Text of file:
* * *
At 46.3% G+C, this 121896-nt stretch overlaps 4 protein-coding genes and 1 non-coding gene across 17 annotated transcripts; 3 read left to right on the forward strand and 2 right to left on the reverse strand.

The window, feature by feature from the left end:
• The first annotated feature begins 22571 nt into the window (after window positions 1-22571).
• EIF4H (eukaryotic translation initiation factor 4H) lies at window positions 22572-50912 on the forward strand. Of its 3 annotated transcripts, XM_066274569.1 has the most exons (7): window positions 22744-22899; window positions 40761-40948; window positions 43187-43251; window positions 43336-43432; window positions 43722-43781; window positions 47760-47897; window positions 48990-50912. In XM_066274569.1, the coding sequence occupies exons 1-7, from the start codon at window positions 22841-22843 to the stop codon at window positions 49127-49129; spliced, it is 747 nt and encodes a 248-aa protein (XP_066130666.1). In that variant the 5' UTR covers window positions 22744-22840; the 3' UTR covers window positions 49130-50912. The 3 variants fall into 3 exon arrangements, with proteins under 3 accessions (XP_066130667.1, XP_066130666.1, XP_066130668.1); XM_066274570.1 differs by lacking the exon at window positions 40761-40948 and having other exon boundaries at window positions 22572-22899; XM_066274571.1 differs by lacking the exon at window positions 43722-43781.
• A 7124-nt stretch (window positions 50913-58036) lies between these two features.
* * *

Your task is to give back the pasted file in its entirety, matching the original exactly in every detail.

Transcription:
At 46.3% G+C, this 121896-nt stretch overlaps 4 protein-coding genes and 1 non-coding gene across 17 annotated transcripts; 3 read left to right on the forward strand and 2 right to left on the reverse strand.

The window, feature by feature from the left end:
• The first annotated feature begins 22571 nt into the window (after window positions 1-22571).
• EIF4H (eukaryotic translation initiation factor 4H) lies at window positions 22572-50912 on the forward strand. Of its 3 annotated transcripts, XM_066274569.1 has the most exons (7): window positions 22744-22899; window positions 40761-40948; window positions 43187-43251; window positions 43336-43432; window positions 43722-43781; window positions 47760-47897; window positions 48990-50912. In XM_066274569.1, the coding sequence occupies exons 1-7, from the start codon at window positions 22841-22843 to the stop codon at window positions 49127-49129; spliced, it is 747 nt and encodes a 248-aa protein (XP_066130666.1). In that variant the 5' UTR covers window positions 22744-22840; the 3' UTR covers window positions 49130-50912. The 3 variants fall into 3 exon arrangements, with proteins under 3 accessions (XP_066130667.1, XP_066130666.1, XP_066130668.1); XM_066274570.1 differs by lacking the exon at window positions 40761-40948 and having other exon boundaries at window positions 22572-22899; XM_066274571.1 differs by lacking the exon at window positions 43722-43781.
• A 7124-nt stretch (window positions 50913-58036) lies between these two features.